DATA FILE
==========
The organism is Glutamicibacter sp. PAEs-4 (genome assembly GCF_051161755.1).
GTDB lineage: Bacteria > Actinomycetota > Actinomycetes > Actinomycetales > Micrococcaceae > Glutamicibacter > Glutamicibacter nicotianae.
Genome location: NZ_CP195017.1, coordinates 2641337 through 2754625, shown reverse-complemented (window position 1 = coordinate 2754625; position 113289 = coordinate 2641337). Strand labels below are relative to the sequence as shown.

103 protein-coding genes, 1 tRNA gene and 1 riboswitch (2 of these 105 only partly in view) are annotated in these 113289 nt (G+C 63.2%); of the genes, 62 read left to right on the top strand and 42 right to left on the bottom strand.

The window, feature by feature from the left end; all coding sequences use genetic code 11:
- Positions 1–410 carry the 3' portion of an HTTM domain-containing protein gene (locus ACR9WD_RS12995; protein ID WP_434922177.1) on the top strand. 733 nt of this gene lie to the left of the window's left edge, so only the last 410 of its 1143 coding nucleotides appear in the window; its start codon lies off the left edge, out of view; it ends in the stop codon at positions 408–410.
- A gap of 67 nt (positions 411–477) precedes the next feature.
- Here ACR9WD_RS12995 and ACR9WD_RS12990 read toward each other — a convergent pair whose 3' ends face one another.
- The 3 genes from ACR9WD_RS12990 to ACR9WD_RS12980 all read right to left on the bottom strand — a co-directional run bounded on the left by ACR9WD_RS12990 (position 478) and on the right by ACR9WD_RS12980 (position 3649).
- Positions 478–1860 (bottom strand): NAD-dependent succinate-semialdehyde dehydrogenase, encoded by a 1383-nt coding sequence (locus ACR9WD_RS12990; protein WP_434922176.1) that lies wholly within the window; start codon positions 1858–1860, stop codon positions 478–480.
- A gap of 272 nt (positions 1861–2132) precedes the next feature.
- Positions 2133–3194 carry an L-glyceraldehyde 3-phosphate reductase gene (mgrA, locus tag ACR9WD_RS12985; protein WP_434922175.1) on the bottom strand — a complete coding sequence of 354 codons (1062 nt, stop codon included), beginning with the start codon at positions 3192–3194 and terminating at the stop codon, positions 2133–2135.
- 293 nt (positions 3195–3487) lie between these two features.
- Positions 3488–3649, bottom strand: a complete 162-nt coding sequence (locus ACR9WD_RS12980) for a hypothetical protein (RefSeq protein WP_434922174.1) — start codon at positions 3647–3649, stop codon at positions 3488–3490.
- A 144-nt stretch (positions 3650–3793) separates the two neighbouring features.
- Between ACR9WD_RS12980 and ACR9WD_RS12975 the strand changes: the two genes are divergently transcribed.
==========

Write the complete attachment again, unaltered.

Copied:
The organism is Glutamicibacter sp. PAEs-4 (genome assembly GCF_051161755.1).
GTDB lineage: Bacteria > Actinomycetota > Actinomycetes > Actinomycetales > Micrococcaceae > Glutamicibacter > Glutamicibacter nicotianae.
Genome location: NZ_CP195017.1, coordinates 2641337 through 2754625, shown reverse-complemented (window position 1 = coordinate 2754625; position 113289 = coordinate 2641337). Strand labels below are relative to the sequence as shown.

103 protein-coding genes, 1 tRNA gene and 1 riboswitch (2 of these 105 only partly in view) are annotated in these 113289 nt (G+C 63.2%); of the genes, 62 read left to right on the top strand and 42 right to left on the bottom strand.

The window, feature by feature from the left end; all coding sequences use genetic code 11:
- Positions 1–410 carry the 3' portion of an HTTM domain-containing protein gene (locus ACR9WD_RS12995; protein ID WP_434922177.1) on the top strand. 733 nt of this gene lie to the left of the window's left edge, so only the last 410 of its 1143 coding nucleotides appear in the window; its start codon lies off the left edge, out of view; it ends in the stop codon at positions 408–410.
- A gap of 67 nt (positions 411–477) precedes the next feature.
- Here ACR9WD_RS12995 and ACR9WD_RS12990 read toward each other — a convergent pair whose 3' ends face one another.
- The 3 genes from ACR9WD_RS12990 to ACR9WD_RS12980 all read right to left on the bottom strand — a co-directional run bounded on the left by ACR9WD_RS12990 (position 478) and on the right by ACR9WD_RS12980 (position 3649).
- Positions 478–1860 (bottom strand): NAD-dependent succinate-semialdehyde dehydrogenase, encoded by a 1383-nt coding sequence (locus ACR9WD_RS12990; protein WP_434922176.1) that lies wholly within the window; start codon positions 1858–1860, stop codon positions 478–480.
- A gap of 272 nt (positions 1861–2132) precedes the next feature.
- Positions 2133–3194 carry an L-glyceraldehyde 3-phosphate reductase gene (mgrA, locus tag ACR9WD_RS12985; protein WP_434922175.1) on the bottom strand — a complete coding sequence of 354 codons (1062 nt, stop codon included), beginning with the start codon at positions 3192–3194 and terminating at the stop codon, positions 2133–2135.
- 293 nt (positions 3195–3487) lie between these two features.
- Positions 3488–3649, bottom strand: a complete 162-nt coding sequence (locus ACR9WD_RS12980) for a hypothetical protein (RefSeq protein WP_434922174.1) — start codon at positions 3647–3649, stop codon at positions 3488–3490.
- A 144-nt stretch (positions 3650–3793) separates the two neighbouring features.
- Between ACR9WD_RS12980 and ACR9WD_RS12975 the strand changes: the two genes are divergently transcribed.